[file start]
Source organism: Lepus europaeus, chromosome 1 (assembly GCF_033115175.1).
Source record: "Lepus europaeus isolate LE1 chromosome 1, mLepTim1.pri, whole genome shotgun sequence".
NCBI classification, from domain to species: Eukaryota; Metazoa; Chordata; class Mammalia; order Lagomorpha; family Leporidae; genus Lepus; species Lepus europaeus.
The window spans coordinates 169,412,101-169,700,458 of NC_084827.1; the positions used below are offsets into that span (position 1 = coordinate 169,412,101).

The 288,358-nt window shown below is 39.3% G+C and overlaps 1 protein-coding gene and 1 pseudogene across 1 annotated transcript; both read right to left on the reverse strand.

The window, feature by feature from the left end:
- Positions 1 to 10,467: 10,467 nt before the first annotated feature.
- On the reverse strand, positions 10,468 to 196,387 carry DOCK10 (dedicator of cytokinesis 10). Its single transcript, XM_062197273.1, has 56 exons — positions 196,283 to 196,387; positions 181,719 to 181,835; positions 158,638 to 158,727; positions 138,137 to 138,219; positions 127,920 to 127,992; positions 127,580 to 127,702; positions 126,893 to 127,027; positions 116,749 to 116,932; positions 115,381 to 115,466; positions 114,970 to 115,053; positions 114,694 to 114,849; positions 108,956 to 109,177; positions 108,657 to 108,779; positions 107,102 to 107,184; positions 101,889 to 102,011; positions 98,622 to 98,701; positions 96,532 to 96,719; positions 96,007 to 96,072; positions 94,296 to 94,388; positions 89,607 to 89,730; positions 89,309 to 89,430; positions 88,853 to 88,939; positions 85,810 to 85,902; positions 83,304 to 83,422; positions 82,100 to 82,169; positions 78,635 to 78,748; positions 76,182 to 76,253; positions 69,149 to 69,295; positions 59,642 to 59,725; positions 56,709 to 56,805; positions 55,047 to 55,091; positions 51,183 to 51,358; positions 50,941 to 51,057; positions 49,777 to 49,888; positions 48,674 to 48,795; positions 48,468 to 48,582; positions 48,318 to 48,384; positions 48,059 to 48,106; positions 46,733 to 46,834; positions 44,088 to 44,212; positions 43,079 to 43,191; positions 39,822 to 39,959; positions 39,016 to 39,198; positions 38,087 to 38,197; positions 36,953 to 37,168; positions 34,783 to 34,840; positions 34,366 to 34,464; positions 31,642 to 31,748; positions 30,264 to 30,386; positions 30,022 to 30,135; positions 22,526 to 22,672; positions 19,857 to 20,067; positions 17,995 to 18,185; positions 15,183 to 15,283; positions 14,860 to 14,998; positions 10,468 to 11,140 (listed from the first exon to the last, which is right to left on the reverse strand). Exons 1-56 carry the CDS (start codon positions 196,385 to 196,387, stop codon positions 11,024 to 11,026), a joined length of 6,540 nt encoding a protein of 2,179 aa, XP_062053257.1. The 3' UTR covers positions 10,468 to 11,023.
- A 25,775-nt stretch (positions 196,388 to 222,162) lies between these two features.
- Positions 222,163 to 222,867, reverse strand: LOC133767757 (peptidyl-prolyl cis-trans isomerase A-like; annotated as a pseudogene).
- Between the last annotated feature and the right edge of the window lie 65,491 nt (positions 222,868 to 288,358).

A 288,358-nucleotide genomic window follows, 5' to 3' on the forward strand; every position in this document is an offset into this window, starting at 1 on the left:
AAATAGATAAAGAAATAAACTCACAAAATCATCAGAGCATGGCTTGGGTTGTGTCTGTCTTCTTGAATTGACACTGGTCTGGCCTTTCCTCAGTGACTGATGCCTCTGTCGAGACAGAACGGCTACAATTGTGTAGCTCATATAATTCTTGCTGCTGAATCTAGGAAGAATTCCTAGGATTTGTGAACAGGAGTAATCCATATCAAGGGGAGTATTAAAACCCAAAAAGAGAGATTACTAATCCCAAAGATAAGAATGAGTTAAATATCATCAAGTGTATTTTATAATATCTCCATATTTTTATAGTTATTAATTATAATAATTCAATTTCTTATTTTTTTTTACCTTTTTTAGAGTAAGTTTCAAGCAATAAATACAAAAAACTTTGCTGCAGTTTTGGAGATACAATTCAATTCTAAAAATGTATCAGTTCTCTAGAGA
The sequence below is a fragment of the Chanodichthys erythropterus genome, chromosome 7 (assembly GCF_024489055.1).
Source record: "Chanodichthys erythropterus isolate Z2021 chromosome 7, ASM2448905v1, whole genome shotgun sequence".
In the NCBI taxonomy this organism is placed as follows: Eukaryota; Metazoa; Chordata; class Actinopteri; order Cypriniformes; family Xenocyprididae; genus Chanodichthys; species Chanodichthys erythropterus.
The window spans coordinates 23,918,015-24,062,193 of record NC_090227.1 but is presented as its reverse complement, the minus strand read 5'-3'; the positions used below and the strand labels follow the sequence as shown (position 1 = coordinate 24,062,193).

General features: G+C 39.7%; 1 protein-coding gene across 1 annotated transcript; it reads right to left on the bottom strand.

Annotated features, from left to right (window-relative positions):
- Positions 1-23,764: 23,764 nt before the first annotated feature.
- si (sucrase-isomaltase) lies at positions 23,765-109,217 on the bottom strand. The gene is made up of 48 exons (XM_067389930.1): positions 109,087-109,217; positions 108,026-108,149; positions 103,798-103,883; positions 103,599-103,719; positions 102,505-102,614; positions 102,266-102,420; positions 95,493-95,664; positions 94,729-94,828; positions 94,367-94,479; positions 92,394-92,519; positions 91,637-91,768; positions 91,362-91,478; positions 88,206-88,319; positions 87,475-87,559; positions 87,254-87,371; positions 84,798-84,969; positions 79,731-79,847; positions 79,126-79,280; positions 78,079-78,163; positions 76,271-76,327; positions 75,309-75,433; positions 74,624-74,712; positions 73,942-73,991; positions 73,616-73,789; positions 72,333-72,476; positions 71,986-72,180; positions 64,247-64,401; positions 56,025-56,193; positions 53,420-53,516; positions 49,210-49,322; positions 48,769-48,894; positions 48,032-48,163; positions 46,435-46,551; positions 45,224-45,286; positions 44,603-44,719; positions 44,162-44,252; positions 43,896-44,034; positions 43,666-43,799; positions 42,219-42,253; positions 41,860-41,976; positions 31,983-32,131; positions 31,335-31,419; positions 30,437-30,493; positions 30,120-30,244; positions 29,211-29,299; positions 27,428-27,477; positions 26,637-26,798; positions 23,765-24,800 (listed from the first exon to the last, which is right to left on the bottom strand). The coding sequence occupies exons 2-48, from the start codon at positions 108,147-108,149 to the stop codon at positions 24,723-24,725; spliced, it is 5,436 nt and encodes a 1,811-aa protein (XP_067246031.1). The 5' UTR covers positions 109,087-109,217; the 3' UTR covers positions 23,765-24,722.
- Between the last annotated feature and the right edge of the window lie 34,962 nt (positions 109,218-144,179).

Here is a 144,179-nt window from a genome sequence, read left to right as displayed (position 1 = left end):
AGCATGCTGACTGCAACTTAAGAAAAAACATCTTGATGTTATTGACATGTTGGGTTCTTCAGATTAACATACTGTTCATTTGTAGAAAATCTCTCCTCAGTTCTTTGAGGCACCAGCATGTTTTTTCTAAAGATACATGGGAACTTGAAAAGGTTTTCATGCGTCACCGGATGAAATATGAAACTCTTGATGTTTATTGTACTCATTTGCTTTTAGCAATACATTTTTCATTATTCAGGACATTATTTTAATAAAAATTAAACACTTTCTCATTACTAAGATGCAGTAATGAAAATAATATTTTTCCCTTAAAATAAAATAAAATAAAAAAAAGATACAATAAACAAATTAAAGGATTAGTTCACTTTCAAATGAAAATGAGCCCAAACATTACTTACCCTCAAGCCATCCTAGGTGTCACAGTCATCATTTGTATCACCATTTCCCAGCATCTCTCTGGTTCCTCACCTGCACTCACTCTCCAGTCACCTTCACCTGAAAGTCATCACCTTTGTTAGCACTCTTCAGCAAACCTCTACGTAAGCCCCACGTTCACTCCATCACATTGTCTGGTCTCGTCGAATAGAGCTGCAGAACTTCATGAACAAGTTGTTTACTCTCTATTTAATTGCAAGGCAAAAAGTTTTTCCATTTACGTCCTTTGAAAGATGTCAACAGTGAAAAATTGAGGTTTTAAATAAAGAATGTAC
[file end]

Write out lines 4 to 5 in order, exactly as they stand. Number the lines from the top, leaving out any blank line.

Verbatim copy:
The window spans coordinates 169,412,101-169,700,458 of NC_084827.1; the positions used below are offsets into that span (position 1 = coordinate 169,412,101).

The 288,358-nt window shown below is 39.3% G+C and overlaps 1 protein-coding gene and 1 pseudogene across 1 annotated transcript; both read right to left on the reverse strand.